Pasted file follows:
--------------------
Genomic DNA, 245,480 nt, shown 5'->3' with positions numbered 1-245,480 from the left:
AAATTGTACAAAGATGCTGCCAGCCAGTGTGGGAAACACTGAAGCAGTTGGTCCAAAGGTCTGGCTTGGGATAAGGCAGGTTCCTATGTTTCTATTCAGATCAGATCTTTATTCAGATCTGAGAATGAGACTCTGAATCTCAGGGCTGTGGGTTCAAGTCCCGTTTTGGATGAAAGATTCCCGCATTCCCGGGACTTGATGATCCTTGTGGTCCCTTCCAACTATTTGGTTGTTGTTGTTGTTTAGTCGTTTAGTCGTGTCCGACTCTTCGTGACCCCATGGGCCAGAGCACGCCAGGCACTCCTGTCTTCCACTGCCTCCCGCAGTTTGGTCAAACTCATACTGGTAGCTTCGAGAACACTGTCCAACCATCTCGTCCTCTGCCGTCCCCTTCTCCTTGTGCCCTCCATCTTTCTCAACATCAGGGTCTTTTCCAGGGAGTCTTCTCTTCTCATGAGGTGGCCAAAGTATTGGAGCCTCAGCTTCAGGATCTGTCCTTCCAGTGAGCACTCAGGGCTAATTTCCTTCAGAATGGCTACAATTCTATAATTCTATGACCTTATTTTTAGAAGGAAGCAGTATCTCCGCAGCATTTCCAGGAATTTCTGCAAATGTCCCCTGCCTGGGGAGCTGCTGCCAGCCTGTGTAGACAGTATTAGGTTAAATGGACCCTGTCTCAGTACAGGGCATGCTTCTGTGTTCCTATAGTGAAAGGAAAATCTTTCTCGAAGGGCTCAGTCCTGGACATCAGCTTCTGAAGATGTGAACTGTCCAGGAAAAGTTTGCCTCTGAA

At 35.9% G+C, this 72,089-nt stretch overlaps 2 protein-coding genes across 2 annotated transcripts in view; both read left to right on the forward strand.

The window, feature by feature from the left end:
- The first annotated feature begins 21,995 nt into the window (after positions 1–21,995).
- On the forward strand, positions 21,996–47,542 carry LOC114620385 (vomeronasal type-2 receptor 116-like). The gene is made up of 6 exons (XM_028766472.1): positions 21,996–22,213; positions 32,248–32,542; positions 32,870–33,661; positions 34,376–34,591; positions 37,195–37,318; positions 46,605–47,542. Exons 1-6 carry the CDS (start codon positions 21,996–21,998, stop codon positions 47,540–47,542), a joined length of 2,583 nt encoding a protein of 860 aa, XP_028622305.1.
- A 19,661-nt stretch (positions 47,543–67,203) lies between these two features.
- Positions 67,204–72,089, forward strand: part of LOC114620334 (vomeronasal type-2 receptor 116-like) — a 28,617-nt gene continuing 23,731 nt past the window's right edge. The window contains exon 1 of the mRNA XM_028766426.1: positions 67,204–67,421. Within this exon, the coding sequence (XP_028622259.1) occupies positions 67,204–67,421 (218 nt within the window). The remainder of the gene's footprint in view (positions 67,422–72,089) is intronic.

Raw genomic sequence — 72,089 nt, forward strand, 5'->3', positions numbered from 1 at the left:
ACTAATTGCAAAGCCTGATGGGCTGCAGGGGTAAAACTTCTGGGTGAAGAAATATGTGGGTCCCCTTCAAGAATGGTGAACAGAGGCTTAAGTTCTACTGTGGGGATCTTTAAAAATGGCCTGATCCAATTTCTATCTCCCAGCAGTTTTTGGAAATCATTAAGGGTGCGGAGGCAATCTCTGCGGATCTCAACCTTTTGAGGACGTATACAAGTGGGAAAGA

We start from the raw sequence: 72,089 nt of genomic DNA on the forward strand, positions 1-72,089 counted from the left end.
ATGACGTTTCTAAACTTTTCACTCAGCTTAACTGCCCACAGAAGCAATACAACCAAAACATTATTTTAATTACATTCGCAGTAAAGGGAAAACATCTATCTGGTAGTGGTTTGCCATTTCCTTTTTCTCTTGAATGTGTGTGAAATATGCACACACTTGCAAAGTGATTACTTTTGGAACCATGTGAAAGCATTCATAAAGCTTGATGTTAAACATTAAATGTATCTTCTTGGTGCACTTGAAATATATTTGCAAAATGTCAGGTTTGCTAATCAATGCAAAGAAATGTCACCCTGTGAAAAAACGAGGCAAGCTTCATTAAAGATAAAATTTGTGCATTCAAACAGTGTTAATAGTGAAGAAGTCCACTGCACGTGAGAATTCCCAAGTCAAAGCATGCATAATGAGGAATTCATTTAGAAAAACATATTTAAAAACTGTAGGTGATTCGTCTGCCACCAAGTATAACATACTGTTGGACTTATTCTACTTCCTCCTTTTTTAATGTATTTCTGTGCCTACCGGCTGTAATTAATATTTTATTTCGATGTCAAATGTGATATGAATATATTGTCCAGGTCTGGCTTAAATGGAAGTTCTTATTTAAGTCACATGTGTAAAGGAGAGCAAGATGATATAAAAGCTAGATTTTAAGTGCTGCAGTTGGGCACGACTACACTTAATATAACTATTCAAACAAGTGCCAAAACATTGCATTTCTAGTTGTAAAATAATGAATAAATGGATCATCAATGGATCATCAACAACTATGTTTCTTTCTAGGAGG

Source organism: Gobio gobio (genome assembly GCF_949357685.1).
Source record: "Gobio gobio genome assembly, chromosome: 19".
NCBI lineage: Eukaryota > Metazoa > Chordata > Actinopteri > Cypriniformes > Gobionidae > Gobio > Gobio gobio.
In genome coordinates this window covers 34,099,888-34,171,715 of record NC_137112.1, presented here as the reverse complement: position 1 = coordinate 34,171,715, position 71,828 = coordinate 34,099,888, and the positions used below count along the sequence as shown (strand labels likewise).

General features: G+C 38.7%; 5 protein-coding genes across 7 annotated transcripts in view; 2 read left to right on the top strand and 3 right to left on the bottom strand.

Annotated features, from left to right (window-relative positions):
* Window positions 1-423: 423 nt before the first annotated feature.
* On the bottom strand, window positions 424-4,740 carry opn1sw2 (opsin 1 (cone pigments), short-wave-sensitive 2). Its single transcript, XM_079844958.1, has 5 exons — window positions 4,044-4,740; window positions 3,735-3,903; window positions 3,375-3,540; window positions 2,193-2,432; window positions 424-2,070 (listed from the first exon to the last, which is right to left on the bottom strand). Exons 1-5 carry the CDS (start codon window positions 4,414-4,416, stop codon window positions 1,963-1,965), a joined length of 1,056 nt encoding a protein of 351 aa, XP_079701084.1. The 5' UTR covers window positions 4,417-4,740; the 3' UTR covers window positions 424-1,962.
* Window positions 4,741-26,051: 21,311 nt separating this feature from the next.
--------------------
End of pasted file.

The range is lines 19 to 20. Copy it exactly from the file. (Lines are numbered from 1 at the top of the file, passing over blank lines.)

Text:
* Window positions 1-423: 423 nt before the first annotated feature.
* On the bottom strand, window positions 424-4,740 carry opn1sw2 (opsin 1 (cone pigments), short-wave-sensitive 2). Its single transcript, XM_079844958.1, has 5 exons — window positions 4,044-4,740; window positions 3,735-3,903; window positions 3,375-3,540; window positions 2,193-2,432; window positions 424-2,070 (listed from the first exon to the last, which is right to left on the bottom strand). Exons 1-5 carry the CDS (start codon window positions 4,414-4,416, stop codon window positions 1,963-1,965), a joined length of 1,056 nt encoding a protein of 351 aa, XP_079701084.1. The 5' UTR covers window positions 4,417-4,740; the 3' UTR covers window positions 424-1,962.